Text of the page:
The Wounded Heart, Amish Quilt Series #1
This book was great
The book was great and I am always looking for new authors. Looking forward to the next one in the series.
March 7, 2012
A gripping drama
Since the passing of her husband, widow Amelia Beiler has focused on caring for her 2 sons, running her late husband's pallet buisness, and making quilts with her closest two friends. However, Amelia starts experiencing strange physical ailments that she is unable to ignore, such as tingling and loss of movement in her left arm. After she seeks medical help, she receives a difficult diagnosis that presents a stunning expectation of loss for Amelia, one that forces her to face difficult decisions about the future of her business, whether to take a chance on new love, and even the possibility of being shunned by her Amish community.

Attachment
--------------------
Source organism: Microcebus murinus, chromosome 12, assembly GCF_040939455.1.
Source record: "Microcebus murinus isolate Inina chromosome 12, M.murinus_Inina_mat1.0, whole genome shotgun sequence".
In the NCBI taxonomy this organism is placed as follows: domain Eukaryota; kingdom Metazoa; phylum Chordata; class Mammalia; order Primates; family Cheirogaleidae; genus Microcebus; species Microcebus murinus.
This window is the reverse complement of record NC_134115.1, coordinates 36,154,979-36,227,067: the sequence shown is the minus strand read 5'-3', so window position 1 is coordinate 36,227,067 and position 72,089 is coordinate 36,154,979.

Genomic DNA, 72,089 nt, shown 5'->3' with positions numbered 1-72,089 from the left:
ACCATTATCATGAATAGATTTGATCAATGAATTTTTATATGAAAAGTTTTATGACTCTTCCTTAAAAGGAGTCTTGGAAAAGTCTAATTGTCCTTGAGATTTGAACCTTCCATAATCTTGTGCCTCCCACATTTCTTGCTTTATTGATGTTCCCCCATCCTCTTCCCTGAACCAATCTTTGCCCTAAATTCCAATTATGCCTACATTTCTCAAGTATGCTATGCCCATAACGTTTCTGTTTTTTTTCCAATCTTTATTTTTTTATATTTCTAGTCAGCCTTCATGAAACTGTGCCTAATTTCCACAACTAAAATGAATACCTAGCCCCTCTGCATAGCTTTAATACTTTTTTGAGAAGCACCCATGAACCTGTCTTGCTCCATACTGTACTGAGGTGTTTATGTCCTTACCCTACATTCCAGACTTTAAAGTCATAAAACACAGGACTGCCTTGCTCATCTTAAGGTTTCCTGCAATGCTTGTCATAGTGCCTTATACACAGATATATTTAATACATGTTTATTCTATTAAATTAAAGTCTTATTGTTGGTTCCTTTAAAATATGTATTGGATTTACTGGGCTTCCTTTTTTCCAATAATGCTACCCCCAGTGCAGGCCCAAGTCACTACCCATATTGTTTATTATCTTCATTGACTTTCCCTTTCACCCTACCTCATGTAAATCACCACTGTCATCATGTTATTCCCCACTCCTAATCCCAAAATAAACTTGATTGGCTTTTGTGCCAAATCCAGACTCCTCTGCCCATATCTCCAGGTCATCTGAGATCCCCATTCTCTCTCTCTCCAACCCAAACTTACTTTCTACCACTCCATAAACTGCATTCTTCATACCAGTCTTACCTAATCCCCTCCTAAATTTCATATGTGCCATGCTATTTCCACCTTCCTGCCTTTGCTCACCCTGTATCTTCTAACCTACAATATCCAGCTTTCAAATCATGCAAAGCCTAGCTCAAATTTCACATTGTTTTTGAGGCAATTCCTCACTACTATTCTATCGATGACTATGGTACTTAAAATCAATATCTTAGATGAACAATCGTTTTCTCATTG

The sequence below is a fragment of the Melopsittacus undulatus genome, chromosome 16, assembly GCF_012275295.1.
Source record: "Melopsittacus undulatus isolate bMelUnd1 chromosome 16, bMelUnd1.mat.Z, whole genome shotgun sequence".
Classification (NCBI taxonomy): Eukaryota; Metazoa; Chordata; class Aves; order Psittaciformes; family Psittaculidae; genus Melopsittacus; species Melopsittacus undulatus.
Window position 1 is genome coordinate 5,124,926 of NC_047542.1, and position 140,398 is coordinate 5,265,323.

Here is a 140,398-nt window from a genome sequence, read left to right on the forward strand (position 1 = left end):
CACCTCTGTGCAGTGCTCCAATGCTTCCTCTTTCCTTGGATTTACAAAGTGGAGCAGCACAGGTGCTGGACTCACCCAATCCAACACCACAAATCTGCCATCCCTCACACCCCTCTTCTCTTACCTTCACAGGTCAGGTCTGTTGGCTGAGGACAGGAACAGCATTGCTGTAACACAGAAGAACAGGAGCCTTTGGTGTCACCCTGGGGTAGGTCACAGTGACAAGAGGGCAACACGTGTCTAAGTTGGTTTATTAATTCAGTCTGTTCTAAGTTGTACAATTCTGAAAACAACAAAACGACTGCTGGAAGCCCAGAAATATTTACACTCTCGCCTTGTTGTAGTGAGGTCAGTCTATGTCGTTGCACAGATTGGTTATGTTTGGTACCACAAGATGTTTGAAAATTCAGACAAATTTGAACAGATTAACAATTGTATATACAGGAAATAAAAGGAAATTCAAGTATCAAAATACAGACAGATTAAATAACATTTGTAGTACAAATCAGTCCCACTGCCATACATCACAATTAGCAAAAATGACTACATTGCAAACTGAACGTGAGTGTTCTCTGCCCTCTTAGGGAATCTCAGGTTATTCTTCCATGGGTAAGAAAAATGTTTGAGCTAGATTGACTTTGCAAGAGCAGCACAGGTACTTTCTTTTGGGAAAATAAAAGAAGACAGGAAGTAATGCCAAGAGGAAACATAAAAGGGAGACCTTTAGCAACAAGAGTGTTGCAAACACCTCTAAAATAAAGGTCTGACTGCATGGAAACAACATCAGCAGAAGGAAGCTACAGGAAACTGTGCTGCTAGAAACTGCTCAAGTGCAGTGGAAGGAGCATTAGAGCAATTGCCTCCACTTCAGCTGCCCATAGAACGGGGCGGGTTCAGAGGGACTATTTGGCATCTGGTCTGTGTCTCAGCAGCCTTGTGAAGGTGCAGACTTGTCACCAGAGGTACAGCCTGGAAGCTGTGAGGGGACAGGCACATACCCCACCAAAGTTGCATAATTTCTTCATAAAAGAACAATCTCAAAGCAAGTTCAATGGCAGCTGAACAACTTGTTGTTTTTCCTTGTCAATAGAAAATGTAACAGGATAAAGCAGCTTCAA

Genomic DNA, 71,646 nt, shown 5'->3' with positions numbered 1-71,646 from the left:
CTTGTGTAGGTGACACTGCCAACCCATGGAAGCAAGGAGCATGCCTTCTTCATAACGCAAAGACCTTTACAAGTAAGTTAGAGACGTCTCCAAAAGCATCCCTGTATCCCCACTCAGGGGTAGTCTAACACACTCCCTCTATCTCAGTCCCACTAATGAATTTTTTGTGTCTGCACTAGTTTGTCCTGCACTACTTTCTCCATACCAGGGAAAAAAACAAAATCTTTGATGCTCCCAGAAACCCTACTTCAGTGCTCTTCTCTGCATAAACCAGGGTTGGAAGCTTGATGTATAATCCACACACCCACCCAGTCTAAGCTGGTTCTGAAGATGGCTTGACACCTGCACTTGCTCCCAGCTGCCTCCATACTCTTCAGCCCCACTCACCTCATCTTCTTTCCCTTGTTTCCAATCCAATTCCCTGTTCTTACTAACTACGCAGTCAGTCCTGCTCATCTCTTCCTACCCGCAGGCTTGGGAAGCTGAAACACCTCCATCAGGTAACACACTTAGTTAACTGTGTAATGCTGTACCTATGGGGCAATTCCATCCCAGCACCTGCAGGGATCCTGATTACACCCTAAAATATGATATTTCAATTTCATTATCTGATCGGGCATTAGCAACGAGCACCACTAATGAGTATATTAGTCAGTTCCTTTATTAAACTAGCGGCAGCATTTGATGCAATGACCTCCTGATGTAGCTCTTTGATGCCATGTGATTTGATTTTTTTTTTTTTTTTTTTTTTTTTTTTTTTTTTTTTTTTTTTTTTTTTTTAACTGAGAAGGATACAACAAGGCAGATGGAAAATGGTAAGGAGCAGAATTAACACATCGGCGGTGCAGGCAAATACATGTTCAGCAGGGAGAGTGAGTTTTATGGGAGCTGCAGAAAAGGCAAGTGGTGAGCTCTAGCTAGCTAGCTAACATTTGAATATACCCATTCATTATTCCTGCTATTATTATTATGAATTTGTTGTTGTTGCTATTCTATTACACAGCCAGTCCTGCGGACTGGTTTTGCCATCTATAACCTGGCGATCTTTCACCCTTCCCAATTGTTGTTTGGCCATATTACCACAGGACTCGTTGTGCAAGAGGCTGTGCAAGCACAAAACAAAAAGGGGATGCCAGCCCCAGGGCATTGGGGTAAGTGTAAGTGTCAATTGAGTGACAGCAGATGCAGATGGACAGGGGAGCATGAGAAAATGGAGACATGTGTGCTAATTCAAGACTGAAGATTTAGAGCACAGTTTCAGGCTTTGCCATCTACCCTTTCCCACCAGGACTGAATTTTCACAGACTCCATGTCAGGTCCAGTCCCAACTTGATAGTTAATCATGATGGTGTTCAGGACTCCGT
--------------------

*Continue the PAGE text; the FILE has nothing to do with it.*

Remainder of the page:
Adina Senft has created a promising beginning in this first book of her "Amish Quilt" series, filled with memorable characters, a true wrestling with tough questions about suffering and God, and heart-gripping drama. Amelia's medical journey was fascinating to behold, and the unexpected twists kept the pages churning through my fingers. Senft perfectly captures the Amish setting of the novel, causing me both to long for the simplicity and beauty of the Amish way, but also to ponder with puzzlement some of the decisions made by the Ordnung. Amelia is an endearing character, and there were a few laugh-out-loud moments for me that I wasn't even expecting. The outcome of some of the gossip flying around the community especially had me chuckling! When I came to the end of the book, I was left craving more, and I am thankful that this is only the first book in the series!
Although this is the first book I have read by the author, she has been added to my "must read" list. If you are a fan of Amish fiction, then plan on reading The Wounded Heart soon!
I highly recommend this novel and give it 5 out of 5 stars.
Book provided courtesy of the publisher for the purposes of this unbiased review.
February 25, 2012
Adina Senft's first Amish novel
The Wounded Heart , by Adina Senft
Tells the story of Amelia, a young Amish woman, widowed too young, with two young boys. She owns and runs the pallet shop her late husband had, while trying to be the woman expected of her by her neighbours, friends and relatives.